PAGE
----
...A4 Dwight Eisenhower Background Information Dwight David Eisenhower October 14, 1890 March 28, 1969 Educational and Occupational Background West Point Governor of Occupied Germany Supreme Allied Commander President at Columbia University Term(s) in Office First Term – 1953 Second Term – 1957 Issues During Election(s) Opponents Adlai Stevenson Alben W. Barkley Vice President Richard Nixon Political Party Republican Domestic Happenings Korean War ends- the war ended on July 27th, 1953. 1954 Army-McCarthy hearings- a series of hearings held by the United States Senate'sSubcommittee on Investigations between April 1954 and June 1954. The hearings were held for the purpose of investigating conflicting accusations between the United States Army and Senator Joseph McCarthy. Brown v. Board of Education of Topeka, Kansas- declared state laws establishing separate public schools for black and white students unconstitutional.  1955 Rosa Parks’ action leads to Montgomery Bus Boycott- changed history its lf for social structure and the treatment of blacks. 1956 Suez Crisis- a diplomatic and military confrontation in late 1956 between Egypt on one side, and Britain, France and Israel on the other, with the United States, the Soviet Union and the United Nations playing major roles in forcing Britain, France and Israel to withdraw. Federal Highway Act- authorization of 25......

Words: 608 - Pages: 3

Eisenhowers Politics

...because it was suggested that they do so. Some found the idea of “If it’s good enough for America, it’s good enough me” to be too stifling and didn’t allow for personal individuality. In addition to the new found spending of Americans, the rise in middle class neighborhoods caused a population surge which created congestion amongst the roadways. This led to the formation of the Interstate Highway Act. This plan was 90% paid for by federal money which was garnered by the government through special taxes on cars, fuel and auto parts. Though expensive and timely to complete it did provide the benefit of allowing Americans the freedom of the open road and linked consumers to previous out of reach markets. When the recession hit, Eisenhower wanted to limit the government’s involvement while New Deal Democrats were more apt to want to stimulate the economy through tax cuts and deficit spending. By the end of his term, Eisenhower’s attempts at sustaining the economy through special plans such as the Interstate Highway Act, St. Lawrence Seaway Act and his views on Farming policies had had mixed results and were not well supported by fellow Republicans. Though he did not continue to serve in the Republican majority in Congress he did eventually gain support from the public and is still considered a top ten favorite President....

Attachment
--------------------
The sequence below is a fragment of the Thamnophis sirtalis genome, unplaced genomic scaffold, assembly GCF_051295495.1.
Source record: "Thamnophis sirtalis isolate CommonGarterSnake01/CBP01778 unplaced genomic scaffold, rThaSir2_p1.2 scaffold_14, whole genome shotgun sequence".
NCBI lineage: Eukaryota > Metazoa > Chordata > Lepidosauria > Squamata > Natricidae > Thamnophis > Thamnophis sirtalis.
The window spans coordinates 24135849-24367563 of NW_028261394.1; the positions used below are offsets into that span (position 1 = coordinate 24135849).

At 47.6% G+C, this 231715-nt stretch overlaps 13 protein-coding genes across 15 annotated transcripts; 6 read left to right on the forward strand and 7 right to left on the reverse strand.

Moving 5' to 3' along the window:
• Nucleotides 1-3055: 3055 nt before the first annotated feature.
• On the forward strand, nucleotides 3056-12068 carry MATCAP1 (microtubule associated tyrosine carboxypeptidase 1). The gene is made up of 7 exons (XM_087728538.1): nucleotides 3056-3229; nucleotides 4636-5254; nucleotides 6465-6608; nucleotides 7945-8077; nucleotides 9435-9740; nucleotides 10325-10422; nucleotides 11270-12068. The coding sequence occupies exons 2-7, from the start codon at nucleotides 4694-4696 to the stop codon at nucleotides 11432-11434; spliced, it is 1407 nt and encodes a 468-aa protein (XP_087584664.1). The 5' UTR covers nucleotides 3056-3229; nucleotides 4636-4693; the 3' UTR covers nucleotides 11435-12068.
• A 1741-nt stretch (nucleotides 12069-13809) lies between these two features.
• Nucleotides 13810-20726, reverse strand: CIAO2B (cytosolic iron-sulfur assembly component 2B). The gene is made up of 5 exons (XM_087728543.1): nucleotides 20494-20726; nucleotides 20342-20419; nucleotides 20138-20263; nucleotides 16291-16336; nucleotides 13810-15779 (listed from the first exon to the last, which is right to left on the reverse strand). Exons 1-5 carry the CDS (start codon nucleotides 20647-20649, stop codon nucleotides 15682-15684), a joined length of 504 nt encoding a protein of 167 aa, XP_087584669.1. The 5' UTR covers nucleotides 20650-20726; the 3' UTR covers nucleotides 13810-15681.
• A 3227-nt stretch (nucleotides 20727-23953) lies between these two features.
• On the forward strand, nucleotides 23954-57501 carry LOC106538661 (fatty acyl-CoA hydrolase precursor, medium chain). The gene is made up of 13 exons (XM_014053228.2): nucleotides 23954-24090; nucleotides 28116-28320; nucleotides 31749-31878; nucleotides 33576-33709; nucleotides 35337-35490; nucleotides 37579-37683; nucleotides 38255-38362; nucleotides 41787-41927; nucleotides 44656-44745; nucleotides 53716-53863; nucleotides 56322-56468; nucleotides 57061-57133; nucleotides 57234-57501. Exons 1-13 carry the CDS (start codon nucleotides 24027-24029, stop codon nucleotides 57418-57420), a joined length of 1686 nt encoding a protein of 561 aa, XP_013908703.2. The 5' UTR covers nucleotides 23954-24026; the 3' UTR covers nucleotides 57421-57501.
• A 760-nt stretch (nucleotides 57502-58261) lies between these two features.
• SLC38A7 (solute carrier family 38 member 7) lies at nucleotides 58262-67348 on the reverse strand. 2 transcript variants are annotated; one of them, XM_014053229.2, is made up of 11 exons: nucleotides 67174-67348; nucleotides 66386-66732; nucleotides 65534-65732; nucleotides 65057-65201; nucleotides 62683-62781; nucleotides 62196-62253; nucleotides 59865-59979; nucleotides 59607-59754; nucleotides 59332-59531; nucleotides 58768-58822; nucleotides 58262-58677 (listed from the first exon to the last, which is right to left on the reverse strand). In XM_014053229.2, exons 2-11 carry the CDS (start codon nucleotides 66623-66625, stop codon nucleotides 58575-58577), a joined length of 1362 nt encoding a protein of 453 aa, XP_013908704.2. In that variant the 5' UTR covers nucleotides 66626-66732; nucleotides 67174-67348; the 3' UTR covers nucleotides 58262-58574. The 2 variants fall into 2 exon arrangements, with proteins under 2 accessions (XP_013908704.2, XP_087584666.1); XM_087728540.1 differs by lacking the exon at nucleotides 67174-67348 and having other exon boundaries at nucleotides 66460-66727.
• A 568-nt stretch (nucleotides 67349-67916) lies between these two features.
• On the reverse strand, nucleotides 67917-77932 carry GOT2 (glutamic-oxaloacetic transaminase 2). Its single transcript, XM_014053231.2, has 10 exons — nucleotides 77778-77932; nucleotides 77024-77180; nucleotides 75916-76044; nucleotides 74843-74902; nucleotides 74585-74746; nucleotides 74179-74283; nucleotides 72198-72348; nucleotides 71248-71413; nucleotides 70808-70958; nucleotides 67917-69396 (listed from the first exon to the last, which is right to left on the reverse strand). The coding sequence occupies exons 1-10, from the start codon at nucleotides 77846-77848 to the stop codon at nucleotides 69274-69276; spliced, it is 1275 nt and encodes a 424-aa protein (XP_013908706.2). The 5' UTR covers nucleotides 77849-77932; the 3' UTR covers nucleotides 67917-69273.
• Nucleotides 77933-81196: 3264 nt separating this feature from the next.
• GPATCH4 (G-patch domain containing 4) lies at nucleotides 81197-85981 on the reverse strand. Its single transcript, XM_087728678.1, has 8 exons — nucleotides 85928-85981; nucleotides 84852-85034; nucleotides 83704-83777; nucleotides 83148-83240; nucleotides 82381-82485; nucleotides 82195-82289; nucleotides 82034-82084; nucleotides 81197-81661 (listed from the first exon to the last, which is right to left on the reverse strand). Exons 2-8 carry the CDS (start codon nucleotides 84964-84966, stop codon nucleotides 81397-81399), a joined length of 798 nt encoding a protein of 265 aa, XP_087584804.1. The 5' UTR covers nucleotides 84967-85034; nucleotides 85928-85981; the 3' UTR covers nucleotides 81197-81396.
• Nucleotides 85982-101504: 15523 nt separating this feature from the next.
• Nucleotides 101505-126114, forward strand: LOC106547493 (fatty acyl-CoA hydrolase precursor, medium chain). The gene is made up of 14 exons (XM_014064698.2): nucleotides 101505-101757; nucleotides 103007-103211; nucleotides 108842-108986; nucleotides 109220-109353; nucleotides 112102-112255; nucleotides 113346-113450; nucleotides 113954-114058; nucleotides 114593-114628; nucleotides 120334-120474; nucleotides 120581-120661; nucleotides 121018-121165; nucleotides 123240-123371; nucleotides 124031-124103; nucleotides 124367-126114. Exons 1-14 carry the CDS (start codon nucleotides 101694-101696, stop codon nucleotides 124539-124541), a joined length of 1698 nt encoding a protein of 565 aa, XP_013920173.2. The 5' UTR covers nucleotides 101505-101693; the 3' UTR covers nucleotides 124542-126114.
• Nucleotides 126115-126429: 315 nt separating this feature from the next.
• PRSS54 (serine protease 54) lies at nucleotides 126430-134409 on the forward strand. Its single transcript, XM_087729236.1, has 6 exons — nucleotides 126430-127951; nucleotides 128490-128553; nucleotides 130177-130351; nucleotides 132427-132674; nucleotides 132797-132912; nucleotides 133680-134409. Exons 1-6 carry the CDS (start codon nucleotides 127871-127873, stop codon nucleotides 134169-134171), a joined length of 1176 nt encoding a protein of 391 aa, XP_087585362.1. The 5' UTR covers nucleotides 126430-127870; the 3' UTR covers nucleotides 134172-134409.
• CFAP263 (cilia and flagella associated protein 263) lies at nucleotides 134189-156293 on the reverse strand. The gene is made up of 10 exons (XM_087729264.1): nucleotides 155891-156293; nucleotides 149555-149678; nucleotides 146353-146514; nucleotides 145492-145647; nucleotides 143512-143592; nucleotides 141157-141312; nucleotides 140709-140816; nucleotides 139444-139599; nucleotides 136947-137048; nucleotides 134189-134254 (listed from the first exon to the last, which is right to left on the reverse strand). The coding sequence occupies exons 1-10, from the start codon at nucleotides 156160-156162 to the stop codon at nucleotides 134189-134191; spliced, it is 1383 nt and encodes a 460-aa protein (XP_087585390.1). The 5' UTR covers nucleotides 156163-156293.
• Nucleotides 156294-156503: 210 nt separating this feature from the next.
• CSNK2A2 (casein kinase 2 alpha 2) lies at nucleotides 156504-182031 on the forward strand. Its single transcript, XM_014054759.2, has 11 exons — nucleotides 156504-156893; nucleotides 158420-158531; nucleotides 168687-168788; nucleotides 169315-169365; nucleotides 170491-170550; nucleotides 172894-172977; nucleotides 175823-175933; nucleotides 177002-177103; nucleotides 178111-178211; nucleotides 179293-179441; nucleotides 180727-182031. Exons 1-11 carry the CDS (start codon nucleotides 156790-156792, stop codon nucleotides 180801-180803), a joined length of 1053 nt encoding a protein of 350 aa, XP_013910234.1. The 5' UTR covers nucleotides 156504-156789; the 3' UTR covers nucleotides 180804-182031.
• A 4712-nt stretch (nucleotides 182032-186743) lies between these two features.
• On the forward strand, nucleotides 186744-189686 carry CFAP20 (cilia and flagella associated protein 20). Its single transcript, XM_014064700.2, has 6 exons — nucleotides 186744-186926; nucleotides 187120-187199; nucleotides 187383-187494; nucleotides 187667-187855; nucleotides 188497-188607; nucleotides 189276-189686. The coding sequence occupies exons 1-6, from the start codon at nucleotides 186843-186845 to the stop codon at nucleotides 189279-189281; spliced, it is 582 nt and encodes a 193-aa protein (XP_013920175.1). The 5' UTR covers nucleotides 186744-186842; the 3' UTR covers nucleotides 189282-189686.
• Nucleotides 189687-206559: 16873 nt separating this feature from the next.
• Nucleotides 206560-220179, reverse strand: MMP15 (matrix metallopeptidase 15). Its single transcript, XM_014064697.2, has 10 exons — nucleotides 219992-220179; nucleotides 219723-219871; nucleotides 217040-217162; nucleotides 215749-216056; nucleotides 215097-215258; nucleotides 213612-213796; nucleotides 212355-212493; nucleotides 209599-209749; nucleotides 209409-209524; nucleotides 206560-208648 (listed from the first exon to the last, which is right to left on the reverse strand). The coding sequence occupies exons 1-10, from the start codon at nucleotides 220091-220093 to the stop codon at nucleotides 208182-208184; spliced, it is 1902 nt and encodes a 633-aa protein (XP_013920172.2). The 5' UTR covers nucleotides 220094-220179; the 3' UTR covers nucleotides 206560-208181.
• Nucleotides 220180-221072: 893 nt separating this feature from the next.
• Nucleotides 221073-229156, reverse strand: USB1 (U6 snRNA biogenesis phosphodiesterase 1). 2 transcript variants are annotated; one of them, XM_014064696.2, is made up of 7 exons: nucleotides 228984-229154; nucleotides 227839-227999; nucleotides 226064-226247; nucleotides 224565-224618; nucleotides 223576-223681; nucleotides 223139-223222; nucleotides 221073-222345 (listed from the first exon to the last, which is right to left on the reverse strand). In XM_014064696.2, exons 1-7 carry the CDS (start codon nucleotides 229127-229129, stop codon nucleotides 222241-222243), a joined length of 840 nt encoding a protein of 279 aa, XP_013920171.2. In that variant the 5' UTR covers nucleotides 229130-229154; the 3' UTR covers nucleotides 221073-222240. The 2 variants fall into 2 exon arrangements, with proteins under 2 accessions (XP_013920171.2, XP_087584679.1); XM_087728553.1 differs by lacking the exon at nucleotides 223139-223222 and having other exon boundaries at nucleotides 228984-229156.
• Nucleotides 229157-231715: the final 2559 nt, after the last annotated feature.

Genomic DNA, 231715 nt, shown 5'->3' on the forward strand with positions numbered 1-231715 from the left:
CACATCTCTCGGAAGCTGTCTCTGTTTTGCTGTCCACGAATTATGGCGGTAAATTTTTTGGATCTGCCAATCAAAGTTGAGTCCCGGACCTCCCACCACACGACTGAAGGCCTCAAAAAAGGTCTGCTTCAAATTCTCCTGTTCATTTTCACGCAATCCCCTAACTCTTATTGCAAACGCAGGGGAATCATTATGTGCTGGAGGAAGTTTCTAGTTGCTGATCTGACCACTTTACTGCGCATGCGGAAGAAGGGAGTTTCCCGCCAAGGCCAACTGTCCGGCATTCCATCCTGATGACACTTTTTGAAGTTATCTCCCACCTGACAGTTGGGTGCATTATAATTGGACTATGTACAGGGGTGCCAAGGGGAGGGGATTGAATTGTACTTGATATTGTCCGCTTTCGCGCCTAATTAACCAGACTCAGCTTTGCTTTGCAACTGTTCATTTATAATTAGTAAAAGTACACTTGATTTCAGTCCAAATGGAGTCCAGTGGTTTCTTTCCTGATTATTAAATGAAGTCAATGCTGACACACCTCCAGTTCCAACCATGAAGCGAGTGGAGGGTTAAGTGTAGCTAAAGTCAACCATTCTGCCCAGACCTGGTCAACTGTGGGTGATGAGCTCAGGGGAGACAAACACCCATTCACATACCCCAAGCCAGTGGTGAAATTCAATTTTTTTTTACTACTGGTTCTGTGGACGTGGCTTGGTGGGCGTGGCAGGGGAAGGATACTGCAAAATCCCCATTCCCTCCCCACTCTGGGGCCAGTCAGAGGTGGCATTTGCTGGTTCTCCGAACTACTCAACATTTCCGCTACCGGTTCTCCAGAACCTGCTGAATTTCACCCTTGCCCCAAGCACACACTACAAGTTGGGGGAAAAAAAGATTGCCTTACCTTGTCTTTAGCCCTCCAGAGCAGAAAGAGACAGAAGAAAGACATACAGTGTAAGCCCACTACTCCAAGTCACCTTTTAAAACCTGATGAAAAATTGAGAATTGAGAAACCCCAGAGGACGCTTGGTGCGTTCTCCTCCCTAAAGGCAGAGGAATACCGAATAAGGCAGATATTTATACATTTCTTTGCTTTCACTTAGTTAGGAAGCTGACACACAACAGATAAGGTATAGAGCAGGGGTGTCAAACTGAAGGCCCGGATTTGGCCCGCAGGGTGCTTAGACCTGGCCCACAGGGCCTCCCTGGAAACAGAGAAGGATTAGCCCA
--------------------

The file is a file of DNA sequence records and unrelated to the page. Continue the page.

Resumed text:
Words: 281 - Pages: 2

Essay on President Eisenhower

...President Eisenhower Eisenhower’s Doctrine and Beliefs 1/23/2012 Carlos Williams | In the history of international diplomacy the appearance of the Eisenhower Doctrine was an important and life changing document. Before January of 1957 there was no such notion in the entire world; it was introduced by President Eisenhower. Before that date all countries decided for themselves what political direction they were taking and were on their own in the political world arena. By that time the Soviet Union however was a powerful and ever growing country with desires to occupy more and more territories and to control as many countries as it could. Situation in the Middle East was a very favorable one for such actions of the Soviets that only waited for a suitable moment to contribute their political domination to those territories. Most of the Middle East countries were struggling for the independence and were trying to establish self-governing systems as in developed parts of the world. In the course of the history they frequently found themselves in the middle of fighting and misunderstanding between the nations, thus it was a rough process which was still continuing. In the midst of such conditions it was understandable that those countries were a piece of cake for the Soviet Union to make them communist "believers". The problem was not only based on the Soviet's desire, but mainly on the opponent‘s inability to resist the pressure of being involved in a new......

Words: 1100 - Pages: 5

Kennedy Doctrine

...The Kennedy Doctrines & US Relations BY Shaconda Peterson POL 300 Instructor Dr. Angela Agboli-Esedebe Date: September 3, 2011 The Kennedy Doctrine refers to foreign policy initiatives of the 35th President of the United States, John Fitzgerald Kennedy, towards Latin America during his term in office between 1961 and 1963. Kennedy voiced support for the containment of Communism and the reversal of Communist progress in the Western Hemisphere. The Kennedy Doctrine was essentially an expansion of the foreign policy prerogatives of the previous administrations of Dwight D. Eisenhower and Harry S. Truman. The foreign policies of these presidents all revolved around the threat of communism and the means by which the United States would attempt to contain the spread of it. The Truman Doctrine focused on the containment of communism by providing assistance to countries resisting communism in Europe while the Eisenhower Doctrine was focused upon providing both military and economic assistance to nations resisting communism in the Middle East and by increasing the flow of trade from the United States into Latin America. The Kennedy Doctrine was based on these same objectives but was more concerned with the spread of communism and Soviet influence in Latin America following the Cuban revolution that brought Fidel Castro to power under Eisenhower during the 1950s. Some of the most notable events that stemmed from tenets of JFK’s foreign policy initiatives in......

Words: 2302 - Pages: 10